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Center for the Protection of Children has launched free, updated child abuse training

Penn State College of Medicine’s Center for the Protection of Children has launched a new version of its free, interactive learning program iLookOut for Child Abuse (iLookOut). The new evidence-based training will evaluate how well brief, follow-up gamified learning exercises help people remember what they have learned.

The Federal Child Abuse Prevention and Treatment Act requires states to outline the responsibilities of individuals who work in child-related careers and have processes in place for these individuals to report abuse. Commonly known as mandated reporters, these individuals are legally required to report known or suspected cases of child maltreatment to their local child protective services agency. iLookOut meets the Act 31 training for all mandated reporters in Pennsylvania and is the recommended mandated reporter training for Head Start programs nationwide.

“Each year in the United States, there are more than 650,000 confirmed cases of child maltreatment, though the true number of cases is estimated to be two or three times that,” said founding director of the Center for the Protection of Children and iLookOut director Benjamin Levi, MD, PhD. “As society members, we have a moral responsibility to protect children from these harms. But despite the proliferation of child maltreatment training there is little evidence they are effective.”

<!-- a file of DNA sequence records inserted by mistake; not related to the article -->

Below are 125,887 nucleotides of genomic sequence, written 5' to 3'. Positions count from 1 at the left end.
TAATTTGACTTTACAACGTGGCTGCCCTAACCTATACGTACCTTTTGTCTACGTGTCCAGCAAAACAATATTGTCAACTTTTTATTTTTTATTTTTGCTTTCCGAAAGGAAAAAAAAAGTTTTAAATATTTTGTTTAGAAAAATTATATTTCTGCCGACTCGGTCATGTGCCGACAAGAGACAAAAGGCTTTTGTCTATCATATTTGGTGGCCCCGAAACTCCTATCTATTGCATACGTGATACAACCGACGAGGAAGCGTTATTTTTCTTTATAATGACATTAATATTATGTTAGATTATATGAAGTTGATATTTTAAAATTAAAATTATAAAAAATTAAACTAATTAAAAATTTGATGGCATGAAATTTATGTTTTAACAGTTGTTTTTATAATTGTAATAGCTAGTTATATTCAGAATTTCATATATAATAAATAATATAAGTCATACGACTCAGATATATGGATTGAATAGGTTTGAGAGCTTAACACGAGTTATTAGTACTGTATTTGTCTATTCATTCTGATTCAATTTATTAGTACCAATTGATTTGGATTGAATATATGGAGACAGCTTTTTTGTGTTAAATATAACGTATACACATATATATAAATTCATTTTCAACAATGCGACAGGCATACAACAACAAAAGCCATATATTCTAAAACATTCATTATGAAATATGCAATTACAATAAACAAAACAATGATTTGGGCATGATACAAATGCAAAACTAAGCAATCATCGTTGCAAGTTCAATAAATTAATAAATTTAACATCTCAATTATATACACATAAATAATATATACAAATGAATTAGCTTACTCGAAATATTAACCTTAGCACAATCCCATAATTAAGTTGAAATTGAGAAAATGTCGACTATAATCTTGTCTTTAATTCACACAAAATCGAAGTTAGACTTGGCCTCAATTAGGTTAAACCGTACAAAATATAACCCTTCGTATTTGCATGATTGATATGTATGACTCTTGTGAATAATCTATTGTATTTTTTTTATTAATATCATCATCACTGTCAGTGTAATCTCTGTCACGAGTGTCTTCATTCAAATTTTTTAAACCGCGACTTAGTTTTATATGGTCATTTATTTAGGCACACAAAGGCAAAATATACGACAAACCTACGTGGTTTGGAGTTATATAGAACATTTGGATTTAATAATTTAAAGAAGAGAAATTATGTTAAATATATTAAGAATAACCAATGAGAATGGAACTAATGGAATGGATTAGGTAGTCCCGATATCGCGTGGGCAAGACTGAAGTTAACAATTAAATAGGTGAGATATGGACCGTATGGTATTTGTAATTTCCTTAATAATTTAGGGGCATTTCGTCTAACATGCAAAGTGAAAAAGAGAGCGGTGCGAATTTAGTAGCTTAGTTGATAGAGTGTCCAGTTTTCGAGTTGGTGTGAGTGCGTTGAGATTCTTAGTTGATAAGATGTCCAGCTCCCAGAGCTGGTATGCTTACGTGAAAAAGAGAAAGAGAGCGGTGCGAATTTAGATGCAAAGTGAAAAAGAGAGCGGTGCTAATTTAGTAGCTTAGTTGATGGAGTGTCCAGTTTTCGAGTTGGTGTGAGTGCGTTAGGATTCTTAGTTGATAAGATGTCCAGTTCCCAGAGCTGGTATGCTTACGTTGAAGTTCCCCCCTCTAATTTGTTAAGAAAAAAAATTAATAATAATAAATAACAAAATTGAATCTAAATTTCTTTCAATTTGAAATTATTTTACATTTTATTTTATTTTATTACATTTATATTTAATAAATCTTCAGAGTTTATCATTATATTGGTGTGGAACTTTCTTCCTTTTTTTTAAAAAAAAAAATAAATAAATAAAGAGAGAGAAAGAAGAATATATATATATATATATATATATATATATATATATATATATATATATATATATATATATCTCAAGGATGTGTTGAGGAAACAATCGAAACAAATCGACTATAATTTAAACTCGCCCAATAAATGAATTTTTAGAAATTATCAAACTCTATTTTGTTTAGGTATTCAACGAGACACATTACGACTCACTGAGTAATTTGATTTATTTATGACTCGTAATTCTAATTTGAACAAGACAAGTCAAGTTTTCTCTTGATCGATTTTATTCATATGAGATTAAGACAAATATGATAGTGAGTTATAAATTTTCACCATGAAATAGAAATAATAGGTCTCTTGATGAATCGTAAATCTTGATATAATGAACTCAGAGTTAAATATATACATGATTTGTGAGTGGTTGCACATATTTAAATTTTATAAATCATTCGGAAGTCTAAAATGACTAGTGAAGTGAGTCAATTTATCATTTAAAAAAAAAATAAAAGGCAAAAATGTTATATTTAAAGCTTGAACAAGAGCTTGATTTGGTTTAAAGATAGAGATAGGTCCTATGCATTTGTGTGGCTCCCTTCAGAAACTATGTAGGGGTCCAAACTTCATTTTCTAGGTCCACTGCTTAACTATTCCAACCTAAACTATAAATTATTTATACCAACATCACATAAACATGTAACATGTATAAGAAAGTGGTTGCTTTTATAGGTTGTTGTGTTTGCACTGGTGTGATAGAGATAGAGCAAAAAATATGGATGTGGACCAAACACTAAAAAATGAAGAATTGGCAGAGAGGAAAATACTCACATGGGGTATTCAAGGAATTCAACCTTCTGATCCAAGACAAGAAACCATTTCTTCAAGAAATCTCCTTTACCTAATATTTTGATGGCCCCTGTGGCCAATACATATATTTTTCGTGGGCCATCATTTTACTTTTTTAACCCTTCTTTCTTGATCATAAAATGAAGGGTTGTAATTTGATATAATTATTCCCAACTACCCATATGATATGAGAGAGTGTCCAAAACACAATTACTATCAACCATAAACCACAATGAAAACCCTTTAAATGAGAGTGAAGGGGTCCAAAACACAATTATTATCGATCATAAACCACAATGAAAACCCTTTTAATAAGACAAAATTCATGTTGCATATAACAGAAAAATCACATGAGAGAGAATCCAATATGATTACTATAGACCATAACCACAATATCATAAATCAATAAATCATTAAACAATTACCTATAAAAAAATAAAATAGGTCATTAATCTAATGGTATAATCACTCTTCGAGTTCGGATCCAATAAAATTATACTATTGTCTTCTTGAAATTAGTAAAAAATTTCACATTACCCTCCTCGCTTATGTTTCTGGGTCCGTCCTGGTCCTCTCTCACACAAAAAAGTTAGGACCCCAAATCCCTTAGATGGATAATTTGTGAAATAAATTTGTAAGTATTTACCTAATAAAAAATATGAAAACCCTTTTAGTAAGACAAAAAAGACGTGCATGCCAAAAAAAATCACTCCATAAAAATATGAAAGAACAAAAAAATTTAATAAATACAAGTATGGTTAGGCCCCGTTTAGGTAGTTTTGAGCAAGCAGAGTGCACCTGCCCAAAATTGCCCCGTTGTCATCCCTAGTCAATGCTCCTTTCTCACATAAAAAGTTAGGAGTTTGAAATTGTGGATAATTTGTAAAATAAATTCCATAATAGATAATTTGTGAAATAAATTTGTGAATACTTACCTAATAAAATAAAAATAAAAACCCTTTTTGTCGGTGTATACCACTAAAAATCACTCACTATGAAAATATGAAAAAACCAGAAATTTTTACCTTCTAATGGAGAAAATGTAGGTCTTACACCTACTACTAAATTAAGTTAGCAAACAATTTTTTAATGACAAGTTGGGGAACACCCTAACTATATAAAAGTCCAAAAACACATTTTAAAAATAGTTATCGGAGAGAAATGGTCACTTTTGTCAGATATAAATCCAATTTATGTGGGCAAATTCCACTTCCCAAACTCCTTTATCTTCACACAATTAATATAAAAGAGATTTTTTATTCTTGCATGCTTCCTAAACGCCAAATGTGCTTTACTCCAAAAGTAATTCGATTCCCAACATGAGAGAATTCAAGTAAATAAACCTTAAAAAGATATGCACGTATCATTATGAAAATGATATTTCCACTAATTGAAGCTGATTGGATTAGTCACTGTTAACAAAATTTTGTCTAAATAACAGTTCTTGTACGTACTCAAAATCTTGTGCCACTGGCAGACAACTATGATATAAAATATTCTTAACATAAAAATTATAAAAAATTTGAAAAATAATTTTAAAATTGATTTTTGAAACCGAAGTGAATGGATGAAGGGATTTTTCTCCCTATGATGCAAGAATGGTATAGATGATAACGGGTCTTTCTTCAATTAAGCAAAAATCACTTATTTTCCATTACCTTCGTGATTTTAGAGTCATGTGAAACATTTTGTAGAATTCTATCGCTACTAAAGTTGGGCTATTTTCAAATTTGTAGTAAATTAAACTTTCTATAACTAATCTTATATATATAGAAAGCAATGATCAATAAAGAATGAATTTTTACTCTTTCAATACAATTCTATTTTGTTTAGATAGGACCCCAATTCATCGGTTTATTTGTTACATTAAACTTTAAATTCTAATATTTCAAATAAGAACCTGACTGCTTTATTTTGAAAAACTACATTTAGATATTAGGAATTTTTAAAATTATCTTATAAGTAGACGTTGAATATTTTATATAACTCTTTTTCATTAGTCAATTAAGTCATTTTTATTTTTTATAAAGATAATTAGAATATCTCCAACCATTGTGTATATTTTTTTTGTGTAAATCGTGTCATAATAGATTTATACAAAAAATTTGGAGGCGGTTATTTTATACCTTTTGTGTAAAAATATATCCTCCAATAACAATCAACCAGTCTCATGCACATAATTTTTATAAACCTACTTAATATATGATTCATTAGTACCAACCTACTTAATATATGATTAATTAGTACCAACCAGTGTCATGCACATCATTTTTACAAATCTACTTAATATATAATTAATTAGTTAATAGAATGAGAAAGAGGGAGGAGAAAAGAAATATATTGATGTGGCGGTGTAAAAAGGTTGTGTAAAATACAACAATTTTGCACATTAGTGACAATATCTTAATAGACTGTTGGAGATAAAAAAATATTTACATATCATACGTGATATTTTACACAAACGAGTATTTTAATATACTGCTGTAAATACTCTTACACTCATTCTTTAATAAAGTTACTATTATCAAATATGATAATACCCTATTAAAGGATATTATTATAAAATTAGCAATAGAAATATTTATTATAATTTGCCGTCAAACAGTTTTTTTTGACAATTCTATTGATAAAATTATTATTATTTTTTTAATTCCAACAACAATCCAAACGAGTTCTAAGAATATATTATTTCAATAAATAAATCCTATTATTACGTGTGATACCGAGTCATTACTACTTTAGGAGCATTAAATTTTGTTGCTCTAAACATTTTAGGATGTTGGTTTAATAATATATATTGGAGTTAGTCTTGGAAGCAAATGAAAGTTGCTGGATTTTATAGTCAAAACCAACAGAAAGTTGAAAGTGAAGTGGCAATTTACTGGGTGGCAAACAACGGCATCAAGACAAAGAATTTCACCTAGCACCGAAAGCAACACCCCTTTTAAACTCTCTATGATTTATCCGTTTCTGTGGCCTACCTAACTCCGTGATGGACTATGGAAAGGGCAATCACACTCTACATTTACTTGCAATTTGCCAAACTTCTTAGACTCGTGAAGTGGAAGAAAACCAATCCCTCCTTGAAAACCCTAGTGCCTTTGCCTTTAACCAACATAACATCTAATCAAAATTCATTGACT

Sponsored by the National Institute for Child Health and Human Development, iLookOut was created by a multi-disciplinary team and is available in both English and Spanish. Results of a rigorous five-year research study demonstrated that the iLookOut training significantly improves knowledge and changes attitudes about child maltreatment and its reporting.

This new version of the learning program builds upon the previous version’s success by:

  • Using video-based storylines and gamified learning exercises to teach key concepts;
  • Explaining what reasonable suspicion means when deciding whether to report child maltreatment;
  • Clarifying true risk factors for child maltreatment and dispelling myths and misconceptions;
  • Helping users recognize biases that can influence decision-making;
  • Showing how critical thinking can help prevent unwarranted reports; and
  • Providing skill-building exercises for asking questions and having difficult conversations.

“Protecting children without causing significant collateral damage is a challenge that has no easy answer,” said Levi. “But given the enormous cost to children and their families, and to society at large, all of us will benefit by becoming more informed critical thinkers who are prepared to protect children while also supporting families.”

To learn more about the training tool, visit

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